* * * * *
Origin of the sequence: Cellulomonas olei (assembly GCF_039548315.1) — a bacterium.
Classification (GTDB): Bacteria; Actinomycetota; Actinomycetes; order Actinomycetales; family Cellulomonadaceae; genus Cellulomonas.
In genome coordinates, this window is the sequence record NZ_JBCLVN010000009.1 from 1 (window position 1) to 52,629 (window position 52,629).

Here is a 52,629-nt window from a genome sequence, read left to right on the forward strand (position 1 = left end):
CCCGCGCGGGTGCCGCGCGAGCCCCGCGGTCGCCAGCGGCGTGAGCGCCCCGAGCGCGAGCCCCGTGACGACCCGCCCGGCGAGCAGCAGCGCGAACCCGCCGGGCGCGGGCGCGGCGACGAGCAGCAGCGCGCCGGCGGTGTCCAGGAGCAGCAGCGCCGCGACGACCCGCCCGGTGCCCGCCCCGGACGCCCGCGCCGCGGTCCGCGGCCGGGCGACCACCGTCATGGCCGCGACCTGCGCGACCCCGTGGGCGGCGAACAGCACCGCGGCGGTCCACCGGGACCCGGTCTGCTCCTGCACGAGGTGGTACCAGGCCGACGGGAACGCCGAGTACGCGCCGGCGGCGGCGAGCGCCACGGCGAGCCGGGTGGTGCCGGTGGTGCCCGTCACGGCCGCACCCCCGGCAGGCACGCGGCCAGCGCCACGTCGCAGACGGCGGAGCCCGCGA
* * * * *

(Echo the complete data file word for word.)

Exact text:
Origin of the sequence: Cellulomonas olei (assembly GCF_039548315.1) — a bacterium.
Classification (GTDB): Bacteria; Actinomycetota; Actinomycetes; order Actinomycetales; family Cellulomonadaceae; genus Cellulomonas.
In genome coordinates, this window is the sequence record NZ_JBCLVN010000009.1 from 1 (window position 1) to 52,629 (window position 52,629).

Here is a 52,629-nt window from a genome sequence, read left to right on the forward strand (position 1 = left end):
CCCGCGCGGGTGCCGCGCGAGCCCCGCGGTCGCCAGCGGCGTGAGCGCCCCGAGCGCGAGCCCCGTGACGACCCGCCCGGCGAGCAGCAGCGCGAACCCGCCGGGCGCGGGCGCGGCGACGAGCAGCAGCGCGCCGGCGGTGTCCAGGAGCAGCAGCGCCGCGACGACCCGCCCGGTGCCCGCCCCGGACGCCCGCGCCGCGGTCCGCGGCCGGGCGACCACCGTCATGGCCGCGACCTGCGCGACCCCGTGGGCGGCGAACAGCACCGCGGCGGTCCACCGGGACCCGGTCTGCTCCTGCACGAGGTGGTACCAGGCCGACGGGAACGCCGAGTACGCGCCGGCGGCGGCGAGCGCCACGGCGAGCCGGGTGGTGCCGGTGGTGCCCGTCACGGCCGCACCCCCGGCAGGCACGCGGCCAGCGCCACGTCGCAGACGGCGGAGCCCGCGA